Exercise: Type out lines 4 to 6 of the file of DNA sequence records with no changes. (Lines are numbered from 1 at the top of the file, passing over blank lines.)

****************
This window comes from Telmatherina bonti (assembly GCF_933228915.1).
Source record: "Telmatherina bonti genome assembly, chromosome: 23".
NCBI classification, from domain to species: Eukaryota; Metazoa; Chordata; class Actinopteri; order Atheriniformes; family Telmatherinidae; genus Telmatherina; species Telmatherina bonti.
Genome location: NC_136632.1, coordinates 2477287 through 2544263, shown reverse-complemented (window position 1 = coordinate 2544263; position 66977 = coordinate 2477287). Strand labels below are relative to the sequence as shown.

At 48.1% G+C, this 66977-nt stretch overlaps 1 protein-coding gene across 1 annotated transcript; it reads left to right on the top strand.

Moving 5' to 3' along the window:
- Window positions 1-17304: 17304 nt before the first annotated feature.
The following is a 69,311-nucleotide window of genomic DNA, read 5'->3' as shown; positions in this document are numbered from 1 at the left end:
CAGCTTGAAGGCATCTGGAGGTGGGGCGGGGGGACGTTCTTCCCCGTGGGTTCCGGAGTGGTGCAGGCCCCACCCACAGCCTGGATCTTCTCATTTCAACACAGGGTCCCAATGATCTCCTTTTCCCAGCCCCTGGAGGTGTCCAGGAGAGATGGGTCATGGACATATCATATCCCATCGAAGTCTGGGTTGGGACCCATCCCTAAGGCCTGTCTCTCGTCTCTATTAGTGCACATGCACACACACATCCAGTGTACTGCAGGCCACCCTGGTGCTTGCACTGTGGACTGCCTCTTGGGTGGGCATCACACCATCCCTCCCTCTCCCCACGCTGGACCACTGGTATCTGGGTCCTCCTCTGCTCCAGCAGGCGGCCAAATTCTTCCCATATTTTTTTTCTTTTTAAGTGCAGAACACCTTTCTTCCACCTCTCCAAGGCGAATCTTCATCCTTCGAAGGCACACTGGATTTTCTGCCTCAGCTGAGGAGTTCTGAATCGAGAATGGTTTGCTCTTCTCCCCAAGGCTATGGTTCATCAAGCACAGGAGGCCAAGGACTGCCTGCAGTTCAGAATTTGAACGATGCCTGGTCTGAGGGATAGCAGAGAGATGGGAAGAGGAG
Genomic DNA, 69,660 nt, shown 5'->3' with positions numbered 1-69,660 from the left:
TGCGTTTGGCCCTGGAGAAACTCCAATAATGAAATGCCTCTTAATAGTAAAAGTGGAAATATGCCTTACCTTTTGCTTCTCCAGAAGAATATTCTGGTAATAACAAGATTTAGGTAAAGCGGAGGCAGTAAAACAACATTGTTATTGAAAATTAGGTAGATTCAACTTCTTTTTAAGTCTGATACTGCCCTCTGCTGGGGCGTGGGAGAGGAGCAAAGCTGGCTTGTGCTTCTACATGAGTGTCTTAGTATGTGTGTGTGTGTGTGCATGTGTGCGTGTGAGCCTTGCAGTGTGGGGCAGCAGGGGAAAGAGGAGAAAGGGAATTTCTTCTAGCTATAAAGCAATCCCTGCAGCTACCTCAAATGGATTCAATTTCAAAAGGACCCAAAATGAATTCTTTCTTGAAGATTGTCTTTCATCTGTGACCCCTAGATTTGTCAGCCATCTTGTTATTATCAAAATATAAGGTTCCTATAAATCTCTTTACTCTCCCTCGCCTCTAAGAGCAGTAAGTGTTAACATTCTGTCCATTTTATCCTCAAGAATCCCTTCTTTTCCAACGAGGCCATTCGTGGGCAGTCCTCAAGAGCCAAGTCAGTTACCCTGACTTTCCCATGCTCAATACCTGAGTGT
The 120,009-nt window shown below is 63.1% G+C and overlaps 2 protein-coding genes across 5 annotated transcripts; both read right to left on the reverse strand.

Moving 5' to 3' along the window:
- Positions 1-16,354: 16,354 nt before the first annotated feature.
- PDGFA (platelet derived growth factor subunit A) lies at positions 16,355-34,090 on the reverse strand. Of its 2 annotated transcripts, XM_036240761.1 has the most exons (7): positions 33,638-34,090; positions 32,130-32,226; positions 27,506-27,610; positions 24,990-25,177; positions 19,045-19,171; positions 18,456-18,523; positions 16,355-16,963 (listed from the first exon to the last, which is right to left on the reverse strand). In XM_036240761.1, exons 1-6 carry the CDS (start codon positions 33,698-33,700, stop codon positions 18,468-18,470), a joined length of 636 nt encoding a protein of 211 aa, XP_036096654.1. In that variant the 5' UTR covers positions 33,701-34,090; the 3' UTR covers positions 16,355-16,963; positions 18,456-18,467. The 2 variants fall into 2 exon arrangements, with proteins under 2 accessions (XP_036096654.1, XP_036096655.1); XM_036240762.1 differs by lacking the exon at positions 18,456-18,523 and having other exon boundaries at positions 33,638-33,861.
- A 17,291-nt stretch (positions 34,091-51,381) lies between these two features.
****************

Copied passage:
Genome location: NC_136632.1, coordinates 2477287 through 2544263, shown reverse-complemented (window position 1 = coordinate 2544263; position 66977 = coordinate 2477287). Strand labels below are relative to the sequence as shown.

At 48.1% G+C, this 66977-nt stretch overlaps 1 protein-coding gene across 1 annotated transcript; it reads left to right on the top strand.

Moving 5' to 3' along the window: